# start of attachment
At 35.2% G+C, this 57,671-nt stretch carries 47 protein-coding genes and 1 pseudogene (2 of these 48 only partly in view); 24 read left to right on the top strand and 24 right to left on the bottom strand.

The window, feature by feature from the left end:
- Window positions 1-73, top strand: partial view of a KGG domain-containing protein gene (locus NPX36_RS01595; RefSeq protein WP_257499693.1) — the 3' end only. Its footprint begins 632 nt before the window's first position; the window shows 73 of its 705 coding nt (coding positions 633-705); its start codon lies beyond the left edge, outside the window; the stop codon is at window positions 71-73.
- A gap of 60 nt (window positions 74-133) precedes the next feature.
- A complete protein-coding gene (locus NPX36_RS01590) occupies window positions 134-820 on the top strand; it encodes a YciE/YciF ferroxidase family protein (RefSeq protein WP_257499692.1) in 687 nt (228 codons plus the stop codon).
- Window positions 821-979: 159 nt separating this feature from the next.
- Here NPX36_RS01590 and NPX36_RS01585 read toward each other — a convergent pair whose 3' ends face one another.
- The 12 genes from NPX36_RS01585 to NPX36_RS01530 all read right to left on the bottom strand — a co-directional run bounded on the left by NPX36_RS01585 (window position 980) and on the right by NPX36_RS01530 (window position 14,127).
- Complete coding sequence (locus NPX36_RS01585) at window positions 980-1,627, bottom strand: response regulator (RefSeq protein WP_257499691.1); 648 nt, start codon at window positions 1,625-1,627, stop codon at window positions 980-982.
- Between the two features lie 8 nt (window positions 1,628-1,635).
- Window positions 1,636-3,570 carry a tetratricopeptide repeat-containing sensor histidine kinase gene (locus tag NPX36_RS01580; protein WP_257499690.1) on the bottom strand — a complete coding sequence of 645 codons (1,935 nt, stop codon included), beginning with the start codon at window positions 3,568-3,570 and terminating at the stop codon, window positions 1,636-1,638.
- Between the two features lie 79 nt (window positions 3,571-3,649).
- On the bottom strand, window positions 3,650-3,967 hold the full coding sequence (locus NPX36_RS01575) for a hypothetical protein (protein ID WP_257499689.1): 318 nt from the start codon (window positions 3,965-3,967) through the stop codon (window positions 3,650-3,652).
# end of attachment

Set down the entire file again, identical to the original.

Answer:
At 35.2% G+C, this 57,671-nt stretch carries 47 protein-coding genes and 1 pseudogene (2 of these 48 only partly in view); 24 read left to right on the top strand and 24 right to left on the bottom strand.

The window, feature by feature from the left end:
- Window positions 1-73, top strand: partial view of a KGG domain-containing protein gene (locus NPX36_RS01595; RefSeq protein WP_257499693.1) — the 3' end only. Its footprint begins 632 nt before the window's first position; the window shows 73 of its 705 coding nt (coding positions 633-705); its start codon lies beyond the left edge, outside the window; the stop codon is at window positions 71-73.
- A gap of 60 nt (window positions 74-133) precedes the next feature.
- A complete protein-coding gene (locus NPX36_RS01590) occupies window positions 134-820 on the top strand; it encodes a YciE/YciF ferroxidase family protein (RefSeq protein WP_257499692.1) in 687 nt (228 codons plus the stop codon).
- Window positions 821-979: 159 nt separating this feature from the next.
- Here NPX36_RS01590 and NPX36_RS01585 read toward each other — a convergent pair whose 3' ends face one another.
- The 12 genes from NPX36_RS01585 to NPX36_RS01530 all read right to left on the bottom strand — a co-directional run bounded on the left by NPX36_RS01585 (window position 980) and on the right by NPX36_RS01530 (window position 14,127).
- Complete coding sequence (locus NPX36_RS01585) at window positions 980-1,627, bottom strand: response regulator (RefSeq protein WP_257499691.1); 648 nt, start codon at window positions 1,625-1,627, stop codon at window positions 980-982.
- Between the two features lie 8 nt (window positions 1,628-1,635).
- Window positions 1,636-3,570 carry a tetratricopeptide repeat-containing sensor histidine kinase gene (locus tag NPX36_RS01580; protein WP_257499690.1) on the bottom strand — a complete coding sequence of 645 codons (1,935 nt, stop codon included), beginning with the start codon at window positions 3,568-3,570 and terminating at the stop codon, window positions 1,636-1,638.
- Between the two features lie 79 nt (window positions 3,571-3,649).
- On the bottom strand, window positions 3,650-3,967 hold the full coding sequence (locus NPX36_RS01575) for a hypothetical protein (protein ID WP_257499689.1): 318 nt from the start codon (window positions 3,965-3,967) through the stop codon (window positions 3,650-3,652).